“Powder” Summary & Analysis: Tobias Wolff Short Story

Powder Summary Analysis Tobias Wolff Short Story
“Powder” Summary & Analysis

“Powder” is a short story by Tobias Wolff where the narrator recounts a memorable father/son ski trip while the boy’s parents were separated. The father’s personality, for good and bad, is on full display on the morning they leave the resort, and is in sharp contrast to the son’s. This article begins with a summary of “Powder” and is followed by an analysis and look at theme.

“Powder” Summary

The narrator remembers when he was living with his mother and his father took him skiing before Christmas, on the condition he would be home for dinner on Christmas Eve.

It snows that morning as they’re checking out. His father insists they get in one last run, and they get in several. The boy isn’t in to it and would rather be home. When they finally leave, time is tight and the boy doesn’t want to stop at the diner.

Outside the resort, there are sawhorses on the road and a state trooper approaches. The road has been closed. He doesn’t know when it will be cleared. The father wants to risk it, but the trooper won’t relent. The father turns around and they go to the diner.

He knows the boy’s mother won’t forgive him. After they eat, he makes a call from the diner. He watches out the window until the trooper’s flashing car leaves.

They drive up to the barricade. The boy moves it aside and puts it back after the car comes through. The father jokes about making him an accomplice. The snow they drive on is untouched. He can feel it under the floorboards.

The boy’s hands shake. The father tells him not to try this when he’s older—it’s not one of his strong points. The father happens to be a great driver and the car is up to the task. The boy asks where the policeman went but doesn’t get an answer.

It’s hardly snowing now so the father turns the wipers off. They enter a broad field where orange stakes mark the road.

The boy asks about his strong points. He always thinks ahead, which is true. He keeps his clothes organized and schedules his homework. He also knows there’ll be troopers on the other end and they’ll get caught. He didn’t know his father would talk his way out of it and get him home for supper, buying a little time before his mother made the split final.

Resigned to getting caught, the boy enjoys the ride. It’s like being in a speedboat going downhill and it’s only them on the road. The boy couldn’t do it, but his father really is a great driver and he trusts him. He handles the car with subtlety and precision. If you haven’t driven fresh powder, you haven’t really driven.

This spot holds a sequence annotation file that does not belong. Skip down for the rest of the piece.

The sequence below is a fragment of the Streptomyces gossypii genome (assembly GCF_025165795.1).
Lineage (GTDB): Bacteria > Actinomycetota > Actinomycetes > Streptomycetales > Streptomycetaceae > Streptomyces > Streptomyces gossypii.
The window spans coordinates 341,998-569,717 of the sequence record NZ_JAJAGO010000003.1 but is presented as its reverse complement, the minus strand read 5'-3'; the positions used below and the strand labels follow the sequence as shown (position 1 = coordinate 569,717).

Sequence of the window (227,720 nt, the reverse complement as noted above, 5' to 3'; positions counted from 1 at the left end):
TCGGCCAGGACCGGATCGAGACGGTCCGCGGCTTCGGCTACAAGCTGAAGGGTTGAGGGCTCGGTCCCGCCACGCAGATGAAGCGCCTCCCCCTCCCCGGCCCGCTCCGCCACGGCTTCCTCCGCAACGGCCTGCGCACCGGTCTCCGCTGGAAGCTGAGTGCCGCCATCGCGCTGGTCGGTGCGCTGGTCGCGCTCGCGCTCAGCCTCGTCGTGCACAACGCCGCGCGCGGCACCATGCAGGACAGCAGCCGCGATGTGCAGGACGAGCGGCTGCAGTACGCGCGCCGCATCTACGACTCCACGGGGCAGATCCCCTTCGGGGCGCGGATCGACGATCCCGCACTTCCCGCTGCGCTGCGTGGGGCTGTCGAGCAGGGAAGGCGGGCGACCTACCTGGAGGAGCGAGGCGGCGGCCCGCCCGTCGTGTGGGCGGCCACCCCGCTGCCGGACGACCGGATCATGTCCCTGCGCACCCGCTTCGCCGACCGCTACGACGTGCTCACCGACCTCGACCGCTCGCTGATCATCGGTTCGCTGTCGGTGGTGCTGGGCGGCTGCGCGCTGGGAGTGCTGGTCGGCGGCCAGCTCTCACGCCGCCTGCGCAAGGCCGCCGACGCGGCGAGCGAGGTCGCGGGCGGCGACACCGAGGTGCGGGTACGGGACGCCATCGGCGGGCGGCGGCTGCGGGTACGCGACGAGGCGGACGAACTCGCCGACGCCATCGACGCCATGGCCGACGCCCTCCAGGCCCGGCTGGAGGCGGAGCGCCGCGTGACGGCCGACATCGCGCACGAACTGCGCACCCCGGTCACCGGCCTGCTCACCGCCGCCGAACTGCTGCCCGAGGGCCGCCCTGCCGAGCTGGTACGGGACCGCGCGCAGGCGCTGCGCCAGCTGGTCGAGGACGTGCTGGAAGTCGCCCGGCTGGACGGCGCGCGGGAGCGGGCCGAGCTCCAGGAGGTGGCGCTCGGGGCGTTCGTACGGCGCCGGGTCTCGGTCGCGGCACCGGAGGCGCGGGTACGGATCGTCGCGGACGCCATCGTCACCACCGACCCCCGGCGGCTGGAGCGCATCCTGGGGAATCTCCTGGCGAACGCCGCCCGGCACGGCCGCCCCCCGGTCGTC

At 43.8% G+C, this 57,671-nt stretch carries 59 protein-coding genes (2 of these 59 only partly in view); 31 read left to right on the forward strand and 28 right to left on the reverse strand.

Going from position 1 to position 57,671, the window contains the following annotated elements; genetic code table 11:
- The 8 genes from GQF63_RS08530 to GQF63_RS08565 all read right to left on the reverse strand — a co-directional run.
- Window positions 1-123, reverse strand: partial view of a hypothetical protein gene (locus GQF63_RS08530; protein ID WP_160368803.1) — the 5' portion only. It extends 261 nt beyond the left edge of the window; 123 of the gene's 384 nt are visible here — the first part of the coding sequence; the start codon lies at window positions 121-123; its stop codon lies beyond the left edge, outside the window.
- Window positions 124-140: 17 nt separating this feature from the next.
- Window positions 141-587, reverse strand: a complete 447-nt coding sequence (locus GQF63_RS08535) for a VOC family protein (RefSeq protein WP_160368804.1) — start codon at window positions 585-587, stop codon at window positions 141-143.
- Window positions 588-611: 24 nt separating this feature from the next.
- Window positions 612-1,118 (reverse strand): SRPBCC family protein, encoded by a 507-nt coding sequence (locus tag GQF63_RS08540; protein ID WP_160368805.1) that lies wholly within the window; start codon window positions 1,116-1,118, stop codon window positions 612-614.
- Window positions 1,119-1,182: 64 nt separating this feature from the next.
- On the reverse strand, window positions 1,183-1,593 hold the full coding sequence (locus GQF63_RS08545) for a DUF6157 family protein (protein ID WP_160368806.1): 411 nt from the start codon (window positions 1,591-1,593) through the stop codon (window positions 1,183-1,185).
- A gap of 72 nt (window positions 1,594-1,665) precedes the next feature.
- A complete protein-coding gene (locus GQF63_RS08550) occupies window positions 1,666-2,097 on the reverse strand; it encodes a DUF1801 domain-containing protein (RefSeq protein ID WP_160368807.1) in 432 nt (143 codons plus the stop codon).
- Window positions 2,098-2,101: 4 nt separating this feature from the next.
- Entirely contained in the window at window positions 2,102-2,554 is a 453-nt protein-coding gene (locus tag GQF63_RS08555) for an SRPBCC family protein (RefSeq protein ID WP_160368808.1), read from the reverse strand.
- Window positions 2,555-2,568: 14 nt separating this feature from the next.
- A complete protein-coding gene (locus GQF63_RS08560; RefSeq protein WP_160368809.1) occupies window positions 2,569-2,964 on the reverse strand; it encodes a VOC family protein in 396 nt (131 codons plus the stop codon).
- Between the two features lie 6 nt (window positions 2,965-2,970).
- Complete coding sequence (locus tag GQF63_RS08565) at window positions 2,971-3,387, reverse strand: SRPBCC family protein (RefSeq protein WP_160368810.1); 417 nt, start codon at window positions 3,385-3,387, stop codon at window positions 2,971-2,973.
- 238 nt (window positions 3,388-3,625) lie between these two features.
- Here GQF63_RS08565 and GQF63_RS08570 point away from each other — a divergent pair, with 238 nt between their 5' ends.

(End of “Powder” summary)

“Powder” Analysis

The father/son relationship is a clear theme in “Powder” and it invites us to compare and contrast the two personalities. They are opposites in many ways. The father is impetuous and likes to improvise while the son plans ahead and likes routine. This is emphasized in the father by his preference for jazz and his scat humming while he drives.

Everything would have gone as planned (the son’s preference) if the father hadn’t decided at the last minute to get more skiing in on the fresh powder. He seems to enjoy the chaos of skiing in the windy snowfall while the boy just tries not to go off a cliff.

The father’s impetuousness allows him to phone in a fake emergency to draw the trooper away, thus letting them break the law. He doesn’t consider (as his son does) that there will be officers on the other side of the blockade and they’ll be caught.

The father is very confident in his abilities, “flushed with certainty”, which contributes to his impetuousness. He’s used to getting out of difficult situations. He’s able to navigate the dangerous roads on the way home, and he’s able to talk his way past the policemen on the other side of the blockade.

The boy wouldn’t take any of these risks. He wanted to leave in the morning like they planned and wanted the comfort of being back home.

Related to these things is that the father is “bankrupt of honor”, according to the boy. The boy follows rules and likes order. In contrast, the father breaks rules, which isn’t honorable. He previously sneaked his underage son into a nightclub. He risks breaking his word for some extra skiing. He wastes a police officer’s time with a fake emergency call. He breaks the law by driving through a roadblock. He “wheedles and pleads” his way past the police at the other end, no doubt lying in the process.

Despite their differences, the son appreciates his father’s driving skill and enjoys the ride. Although the conditions are dangerous, the son “actually trusted him” while the father expertly handled the car and navigated the snow.

The boy’s conclusion, “if you haven’t driven fresh powder, you haven’t driven”, implies he’s learned a lesson about life. If you don’t take some chances and have fun, you’re not really living. There’s no reason to think the boy’s personality changes from this point on to match his father’s. Rather, he’ll be able to integrate this realization into his own personality, tempering his forethought and caution with a little bit of his father’s confidence.

I hope this summary and analysis of “Powder” by Tobias Wolff was helpful.